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I’ll admit it: I yell at my kids. I don’t like to and don’t mean to, but holy hell it’s hard not to lose it when they’re fighting, whining and screaming at me. Yes, they yell, too. I don’t like that either.

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I’ll tell them something three or four times, and when they don’t listen, that’s when I raise my voice. But I don’t mean to pin my problem on them. I don’t think I should be yelling as much, and as loud, as I do.

Research shows that yelling and harsh verbal discipline can have similar negative effects as corporal punishment, according to MedicineNet. Children who are constantly yelled at are more likely to have behavioral problems, anxiety, depression, stress, and other emotional issues, similar to children who are hit or spanked frequently.

I don’t want to do that to my kids, but why is it so hard for me to not yell? My husband never yells. It pisses me off, although I do acknowledge that the kids are around me more, and they don’t treat us the same way. Why is that? I have so many questions but not a lot of answers when it comes to parenting. Especially when I consider that I’m parenting with several mental conditions. It’s hard and my depression and anxiety often dictate how I parent. I feel so out of control.

At times it seems I’m more frustrated with myself than them, and that’s not fair. And sometimes they cry after I yell, and that breaks my heart into a thousand pieces. I always apologize, but I fear the damage has been done. I talk to my therapist (who also works with children), and she helps me with parenting issues, but it never feels like enough. I’m not enough, not when it comes to my kids.

All I can do is just try not to yell. Practice my breathing when they throw a tantrum or are fighting. I used to count to 10 before I responded in those situations, but my short fuse can make me snap at anything. I can step away from the problem, start acknowledging my triggers and find solutions to them. I’ll do my best to talk with them about bad behavior instead of responding with fury. All this is easier said than done, but I’m desperate to try.

And I’m desperate that they don’t develop depression or anxiety over something I’m doing. They’re already genetically prone to mental conditions (on both sides of the family), so I refuse to take a part in causing it myself.

I can’t stop thinking about their faces when I’ve yelled. I hope I’m only imagining the fear in their eyes. I pray that the good in me as a mom outweighs the bad.

A lot of parents feel like they’re failing when it comes to their kids. We just have to do our best and remember that we’re not raising kids, we’re raising healthy adults.

There’s nothing I want more than for my kids to be healthy adults because I’m not one. Even at almost 38 years old. Even after a stint at a psychiatric hospital. Bad habits and behavior are hard to change, and if you don’t do it early, it’ll be so much worse as an adult. Trust me.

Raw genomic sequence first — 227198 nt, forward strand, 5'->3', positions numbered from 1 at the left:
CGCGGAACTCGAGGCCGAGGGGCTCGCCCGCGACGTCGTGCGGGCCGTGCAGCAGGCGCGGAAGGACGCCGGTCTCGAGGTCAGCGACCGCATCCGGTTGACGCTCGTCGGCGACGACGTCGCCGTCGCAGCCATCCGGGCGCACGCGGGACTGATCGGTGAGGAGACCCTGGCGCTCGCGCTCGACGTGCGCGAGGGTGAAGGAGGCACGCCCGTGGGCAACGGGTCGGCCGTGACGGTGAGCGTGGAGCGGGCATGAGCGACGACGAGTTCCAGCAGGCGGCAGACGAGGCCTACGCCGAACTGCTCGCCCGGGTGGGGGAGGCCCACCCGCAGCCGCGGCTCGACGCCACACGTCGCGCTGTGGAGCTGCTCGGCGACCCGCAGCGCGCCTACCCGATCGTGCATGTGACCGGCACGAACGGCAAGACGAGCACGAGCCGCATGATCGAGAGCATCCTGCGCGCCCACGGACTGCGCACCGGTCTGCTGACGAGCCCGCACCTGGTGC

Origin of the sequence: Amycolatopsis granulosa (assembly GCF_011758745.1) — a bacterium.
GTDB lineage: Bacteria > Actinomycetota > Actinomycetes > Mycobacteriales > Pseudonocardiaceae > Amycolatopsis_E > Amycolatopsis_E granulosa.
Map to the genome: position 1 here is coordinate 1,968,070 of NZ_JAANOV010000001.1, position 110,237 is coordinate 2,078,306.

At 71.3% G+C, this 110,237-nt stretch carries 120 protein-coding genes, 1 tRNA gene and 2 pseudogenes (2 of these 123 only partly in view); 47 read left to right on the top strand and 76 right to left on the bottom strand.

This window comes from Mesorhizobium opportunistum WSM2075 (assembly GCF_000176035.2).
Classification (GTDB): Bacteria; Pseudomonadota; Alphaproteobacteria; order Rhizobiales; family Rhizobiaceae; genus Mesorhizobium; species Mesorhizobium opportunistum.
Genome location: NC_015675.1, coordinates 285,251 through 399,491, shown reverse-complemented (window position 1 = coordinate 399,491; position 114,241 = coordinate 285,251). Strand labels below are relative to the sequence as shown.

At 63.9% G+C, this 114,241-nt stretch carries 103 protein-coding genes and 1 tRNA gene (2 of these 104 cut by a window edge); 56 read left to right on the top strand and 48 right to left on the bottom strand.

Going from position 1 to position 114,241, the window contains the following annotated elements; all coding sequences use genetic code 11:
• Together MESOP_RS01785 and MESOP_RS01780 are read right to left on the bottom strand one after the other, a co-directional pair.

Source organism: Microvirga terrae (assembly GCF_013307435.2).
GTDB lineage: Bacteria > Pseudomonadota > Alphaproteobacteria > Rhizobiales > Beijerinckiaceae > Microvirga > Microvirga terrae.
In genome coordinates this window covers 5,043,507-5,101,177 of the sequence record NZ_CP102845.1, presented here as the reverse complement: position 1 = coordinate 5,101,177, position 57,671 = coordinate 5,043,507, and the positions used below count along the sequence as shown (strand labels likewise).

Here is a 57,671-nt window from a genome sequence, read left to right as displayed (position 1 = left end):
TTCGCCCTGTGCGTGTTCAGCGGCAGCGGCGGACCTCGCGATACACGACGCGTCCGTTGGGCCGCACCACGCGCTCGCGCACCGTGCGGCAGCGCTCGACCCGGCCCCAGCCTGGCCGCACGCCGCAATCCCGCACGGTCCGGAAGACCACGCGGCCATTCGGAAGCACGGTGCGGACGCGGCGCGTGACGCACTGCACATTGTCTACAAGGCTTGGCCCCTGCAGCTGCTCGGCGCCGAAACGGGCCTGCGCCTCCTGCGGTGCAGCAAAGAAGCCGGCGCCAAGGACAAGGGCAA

But I can do this. I can do hard things. And I start now. Day 1.

Short-term effects of yelling at your kids

  • Aggressive behavior
  • Symptoms of anxiety
  • Behavioral problems (for example, boys are more likely to lose self-control, and girls may react with anger or frustration)
  • Withdrawal from the parent

If you want the long term effects, go here.
Source: MedicineNet

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As Christmas approaches, a lot of us are spending time with old friends and family, which can be stressful for anyone.

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I checked in with one friend who traveled to Texas for Christmas, and even though she was around her sisters and her parents, she felt left out. They still treated her like a child, she said. It was like they could only see her as a bratty teenager, a role she has long abandoned.

I can understand that. Not about the teenager thing, but I feel with some people who have known me for a long time see only a past version of myself and don’t see or acknowledge that I’ve grown.

It feels like I’ve grown a lot, especially in the past three years. I’m not even the same person I was last Wednesday, and I think that’s fine. But it can be disappointed when someone gets stuck on who you were. An example (I admit it’s not the greatest example) is a comment a family member made about me being a picky eater. I was puzzled when the comment was made and later I asked my husband if I was a picky eater. I remember being one as a child but not so much now. A better example might be when another family member prefaced her statements with, “OK, try not to fly of the handle when I tell you this…”